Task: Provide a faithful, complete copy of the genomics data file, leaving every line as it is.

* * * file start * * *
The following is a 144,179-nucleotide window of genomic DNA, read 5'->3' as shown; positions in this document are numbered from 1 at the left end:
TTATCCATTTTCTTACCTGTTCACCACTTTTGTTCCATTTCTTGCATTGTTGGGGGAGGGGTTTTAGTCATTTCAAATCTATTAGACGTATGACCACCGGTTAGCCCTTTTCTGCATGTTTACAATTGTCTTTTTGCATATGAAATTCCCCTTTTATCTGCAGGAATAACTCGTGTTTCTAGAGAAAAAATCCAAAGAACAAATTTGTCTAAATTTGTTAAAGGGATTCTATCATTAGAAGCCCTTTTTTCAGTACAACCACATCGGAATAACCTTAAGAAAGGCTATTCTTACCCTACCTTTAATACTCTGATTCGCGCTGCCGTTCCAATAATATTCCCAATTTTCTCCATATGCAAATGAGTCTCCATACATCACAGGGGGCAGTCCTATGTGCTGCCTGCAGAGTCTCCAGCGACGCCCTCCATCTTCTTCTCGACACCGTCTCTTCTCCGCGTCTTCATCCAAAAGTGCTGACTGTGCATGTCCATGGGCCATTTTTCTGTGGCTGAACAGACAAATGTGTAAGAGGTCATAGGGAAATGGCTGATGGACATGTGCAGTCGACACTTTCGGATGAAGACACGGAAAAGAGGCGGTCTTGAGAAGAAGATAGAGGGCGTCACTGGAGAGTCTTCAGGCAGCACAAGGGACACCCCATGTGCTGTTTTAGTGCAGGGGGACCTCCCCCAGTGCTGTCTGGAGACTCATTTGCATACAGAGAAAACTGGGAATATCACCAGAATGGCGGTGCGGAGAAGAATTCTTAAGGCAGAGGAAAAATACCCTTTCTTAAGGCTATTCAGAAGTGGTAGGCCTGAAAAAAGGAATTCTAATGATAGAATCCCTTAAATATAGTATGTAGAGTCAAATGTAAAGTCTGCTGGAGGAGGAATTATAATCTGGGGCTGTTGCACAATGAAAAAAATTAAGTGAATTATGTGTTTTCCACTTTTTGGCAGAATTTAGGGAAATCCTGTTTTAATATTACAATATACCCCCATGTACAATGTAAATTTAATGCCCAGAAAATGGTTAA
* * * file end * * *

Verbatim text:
The following is a 144,179-nucleotide window of genomic DNA, read 5'->3' as shown; positions in this document are numbered from 1 at the left end:
TTATCCATTTTCTTACCTGTTCACCACTTTTGTTCCATTTCTTGCATTGTTGGGGGAGGGGTTTTAGTCATTTCAAATCTATTAGACGTATGACCACCGGTTAGCCCTTTTCTGCATGTTTACAATTGTCTTTTTGCATATGAAATTCCCCTTTTATCTGCAGGAATAACTCGTGTTTCTAGAGAAAAAATCCAAAGAACAAATTTGTCTAAATTTGTTAAAGGGATTCTATCATTAGAAGCCCTTTTTTCAGTACAACCACATCGGAATAACCTTAAGAAAGGCTATTCTTACCCTACCTTTAATACTCTGATTCGCGCTGCCGTTCCAATAATATTCCCAATTTTCTCCATATGCAAATGAGTCTCCATACATCACAGGGGGCAGTCCTATGTGCTGCCTGCAGAGTCTCCAGCGACGCCCTCCATCTTCTTCTCGACACCGTCTCTTCTCCGCGTCTTCATCCAAAAGTGCTGACTGTGCATGTCCATGGGCCATTTTTCTGTGGCTGAACAGACAAATGTGTAAGAGGTCATAGGGAAATGGCTGATGGACATGTGCAGTCGACACTTTCGGATGAAGACACGGAAAAGAGGCGGTCTTGAGAAGAAGATAGAGGGCGTCACTGGAGAGTCTTCAGGCAGCACAAGGGACACCCCATGTGCTGTTTTAGTGCAGGGGGACCTCCCCCAGTGCTGTCTGGAGACTCATTTGCATACAGAGAAAACTGGGAATATCACCAGAATGGCGGTGCGGAGAAGAATTCTTAAGGCAGAGGAAAAATACCCTTTCTTAAGGCTATTCAGAAGTGGTAGGCCTGAAAAAAGGAATTCTAATGATAGAATCCCTTAAATATAGTATGTAGAGTCAAATGTAAAGTCTGCTGGAGGAGGAATTATAATCTGGGGCTGTTGCACAATGAAAAAAATTAAGTGAATTATGTGTTTTCCACTTTTTGGCAGAATTTAGGGAAATCCTGTTTTAATATTACAATATACCCCCATGTACAATGTAAATTTAATGCCCAGAAAATGGTTAA